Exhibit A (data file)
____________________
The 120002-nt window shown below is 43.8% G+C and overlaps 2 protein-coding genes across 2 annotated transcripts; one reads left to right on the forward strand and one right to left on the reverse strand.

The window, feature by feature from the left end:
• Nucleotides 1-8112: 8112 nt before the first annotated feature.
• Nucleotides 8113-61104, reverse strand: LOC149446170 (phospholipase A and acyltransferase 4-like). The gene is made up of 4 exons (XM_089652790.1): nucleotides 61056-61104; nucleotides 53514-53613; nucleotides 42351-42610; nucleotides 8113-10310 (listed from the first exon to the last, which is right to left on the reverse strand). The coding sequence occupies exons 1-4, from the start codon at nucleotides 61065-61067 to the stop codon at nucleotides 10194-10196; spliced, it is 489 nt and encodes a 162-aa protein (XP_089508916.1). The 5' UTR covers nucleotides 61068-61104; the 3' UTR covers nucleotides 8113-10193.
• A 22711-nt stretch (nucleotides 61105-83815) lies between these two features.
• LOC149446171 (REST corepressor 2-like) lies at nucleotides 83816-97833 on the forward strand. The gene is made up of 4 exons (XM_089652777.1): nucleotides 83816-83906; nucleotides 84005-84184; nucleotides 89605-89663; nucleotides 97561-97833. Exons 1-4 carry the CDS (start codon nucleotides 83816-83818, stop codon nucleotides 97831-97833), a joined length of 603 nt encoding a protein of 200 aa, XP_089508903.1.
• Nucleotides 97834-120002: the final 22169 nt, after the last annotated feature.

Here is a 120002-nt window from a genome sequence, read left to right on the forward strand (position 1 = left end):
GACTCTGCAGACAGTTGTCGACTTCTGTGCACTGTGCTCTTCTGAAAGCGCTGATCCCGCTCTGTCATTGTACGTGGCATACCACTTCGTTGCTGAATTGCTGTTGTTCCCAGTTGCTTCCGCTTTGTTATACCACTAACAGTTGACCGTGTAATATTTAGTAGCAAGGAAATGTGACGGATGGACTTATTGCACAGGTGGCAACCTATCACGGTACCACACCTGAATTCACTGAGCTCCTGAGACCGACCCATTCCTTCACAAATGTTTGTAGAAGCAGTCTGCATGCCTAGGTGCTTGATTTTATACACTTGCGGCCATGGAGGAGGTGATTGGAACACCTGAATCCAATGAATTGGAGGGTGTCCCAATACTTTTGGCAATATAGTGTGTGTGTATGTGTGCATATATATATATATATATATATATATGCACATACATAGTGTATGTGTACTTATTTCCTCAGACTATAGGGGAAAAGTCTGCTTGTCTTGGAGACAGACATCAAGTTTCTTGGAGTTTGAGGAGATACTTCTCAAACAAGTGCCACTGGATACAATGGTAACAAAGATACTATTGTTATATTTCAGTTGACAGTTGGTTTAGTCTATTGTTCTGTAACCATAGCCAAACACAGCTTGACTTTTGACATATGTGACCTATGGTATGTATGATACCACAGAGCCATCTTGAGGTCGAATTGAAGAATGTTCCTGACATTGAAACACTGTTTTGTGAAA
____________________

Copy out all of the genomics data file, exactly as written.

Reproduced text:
The 120002-nt window shown below is 43.8% G+C and overlaps 2 protein-coding genes across 2 annotated transcripts; one reads left to right on the forward strand and one right to left on the reverse strand.

The window, feature by feature from the left end:
• Nucleotides 1-8112: 8112 nt before the first annotated feature.
• Nucleotides 8113-61104, reverse strand: LOC149446170 (phospholipase A and acyltransferase 4-like). The gene is made up of 4 exons (XM_089652790.1): nucleotides 61056-61104; nucleotides 53514-53613; nucleotides 42351-42610; nucleotides 8113-10310 (listed from the first exon to the last, which is right to left on the reverse strand). The coding sequence occupies exons 1-4, from the start codon at nucleotides 61065-61067 to the stop codon at nucleotides 10194-10196; spliced, it is 489 nt and encodes a 162-aa protein (XP_089508916.1). The 5' UTR covers nucleotides 61068-61104; the 3' UTR covers nucleotides 8113-10193.
• A 22711-nt stretch (nucleotides 61105-83815) lies between these two features.
• LOC149446171 (REST corepressor 2-like) lies at nucleotides 83816-97833 on the forward strand. The gene is made up of 4 exons (XM_089652777.1): nucleotides 83816-83906; nucleotides 84005-84184; nucleotides 89605-89663; nucleotides 97561-97833. Exons 1-4 carry the CDS (start codon nucleotides 83816-83818, stop codon nucleotides 97831-97833), a joined length of 603 nt encoding a protein of 200 aa, XP_089508903.1.
• Nucleotides 97834-120002: the final 22169 nt, after the last annotated feature.

Here is a 120002-nt window from a genome sequence, read left to right on the forward strand (position 1 = left end):
GACTCTGCAGACAGTTGTCGACTTCTGTGCACTGTGCTCTTCTGAAAGCGCTGATCCCGCTCTGTCATTGTACGTGGCATACCACTTCGTTGCTGAATTGCTGTTGTTCCCAGTTGCTTCCGCTTTGTTATACCACTAACAGTTGACCGTGTAATATTTAGTAGCAAGGAAATGTGACGGATGGACTTATTGCACAGGTGGCAACCTATCACGGTACCACACCTGAATTCACTGAGCTCCTGAGACCGACCCATTCCTTCACAAATGTTTGTAGAAGCAGTCTGCATGCCTAGGTGCTTGATTTTATACACTTGCGGCCATGGAGGAGGTGATTGGAACACCTGAATCCAATGAATTGGAGGGTGTCCCAATACTTTTGGCAATATAGTGTGTGTGTATGTGTGCATATATATATATATATATATATATATGCACATACATAGTGTATGTGTACTTATTTCCTCAGACTATAGGGGAAAAGTCTGCTTGTCTTGGAGACAGACATCAAGTTTCTTGGAGTTTGAGGAGATACTTCTCAAACAAGTGCCACTGGATACAATGGTAACAAAGATACTATTGTTATATTTCAGTTGACAGTTGGTTTAGTCTATTGTTCTGTAACCATAGCCAAACACAGCTTGACTTTTGACATATGTGACCTATGGTATGTATGATACCACAGAGCCATCTTGAGGTCGAATTGAAGAATGTTCCTGACATTGAAACACTGTTTTGTGAAA